Publisher’s Summary: Galen is a young soldier returning from war; Rose is one of twelve princesses condemned to dance each night for the King Under Stone. Together Galen and Rose will search for a way to break the curse that forces the princesses to dance at the midnight balls. All they need is one invisibility cloak, a black wool chain knit with enchanted silver needles, and that most critical ingredient of all—true love—to conquer their foes in the dark halls below. But malevolent forces are working against them above ground as well, and as cruel as the King Under Stone has seemed, his wrath is mere irritation compared to the evil that awaits Galen and Rose in the brighter world above.
Captivating from start to finish, Jessica Day George’s take on the Grimms’ tale The Twelve Dancing Princesses demonstrates yet again her mastery at spinning something entirely fresh out of a story you thought you knew.
Content advisory: Action and romance are both held at minimal levels, and coarse language and substance abuse are non-existent. A thinly-disguised church is painted as a “bad guy” element.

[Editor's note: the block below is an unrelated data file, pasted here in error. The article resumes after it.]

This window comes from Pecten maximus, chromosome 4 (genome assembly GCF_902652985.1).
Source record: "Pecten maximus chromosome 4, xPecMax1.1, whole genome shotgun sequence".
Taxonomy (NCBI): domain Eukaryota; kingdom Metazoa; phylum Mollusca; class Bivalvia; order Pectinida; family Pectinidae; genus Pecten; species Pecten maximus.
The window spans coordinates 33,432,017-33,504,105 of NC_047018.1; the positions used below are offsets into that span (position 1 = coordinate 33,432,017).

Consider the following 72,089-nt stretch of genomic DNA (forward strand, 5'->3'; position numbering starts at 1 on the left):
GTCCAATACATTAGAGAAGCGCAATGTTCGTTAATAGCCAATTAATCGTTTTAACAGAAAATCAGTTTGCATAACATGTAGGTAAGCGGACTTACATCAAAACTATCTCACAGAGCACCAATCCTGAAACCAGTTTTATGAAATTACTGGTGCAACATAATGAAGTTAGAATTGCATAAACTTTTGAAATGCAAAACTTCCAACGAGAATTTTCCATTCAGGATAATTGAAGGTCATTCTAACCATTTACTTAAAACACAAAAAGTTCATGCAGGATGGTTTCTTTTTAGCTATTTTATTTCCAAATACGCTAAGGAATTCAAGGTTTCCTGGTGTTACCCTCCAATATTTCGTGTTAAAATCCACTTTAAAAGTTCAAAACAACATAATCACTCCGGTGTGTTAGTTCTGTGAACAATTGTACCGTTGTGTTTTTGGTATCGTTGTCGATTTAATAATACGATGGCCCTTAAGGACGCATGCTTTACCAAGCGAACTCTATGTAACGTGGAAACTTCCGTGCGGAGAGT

Does this book end? Yes; George has written two other Princess stories that include more of the twelve sisters: Princess of Glass and the upcoming Princess of the Silver Woods.
My thoughts: First and foremost, this book struck me as a mystery. Not so much a “I wonder what’s going on?” mystery as much as a “How will they figure out what’s going on?” mystery. Thanks to the prologue (and the original story, of course), we as readers pretty much know what’s going on, but the interesting thing is watching the characters, particularly Galen, try to figure it out. This made the plot feel somewhat slow and gentle, but still intriguing. There’s also a lot of knitting that takes place, all of it by Galen. It makes perfect sense for a soldier to know how to knit, especially in the context of the story, so I’m not complaining, just pointing it out. There’s some humor as well, and it’s not the overly done fairytale making fun of the modern world humor, either, which is refreshing. There’s very little actual action, and the story almost wraps up too neatly as everyone somehow seems to know exactly what to do and when, making this a story that probably won’t appeal to many teen boys.
The bottom line: This is a fairytale mystery story that pulls readers in and tells an intriguing story without a lot of action.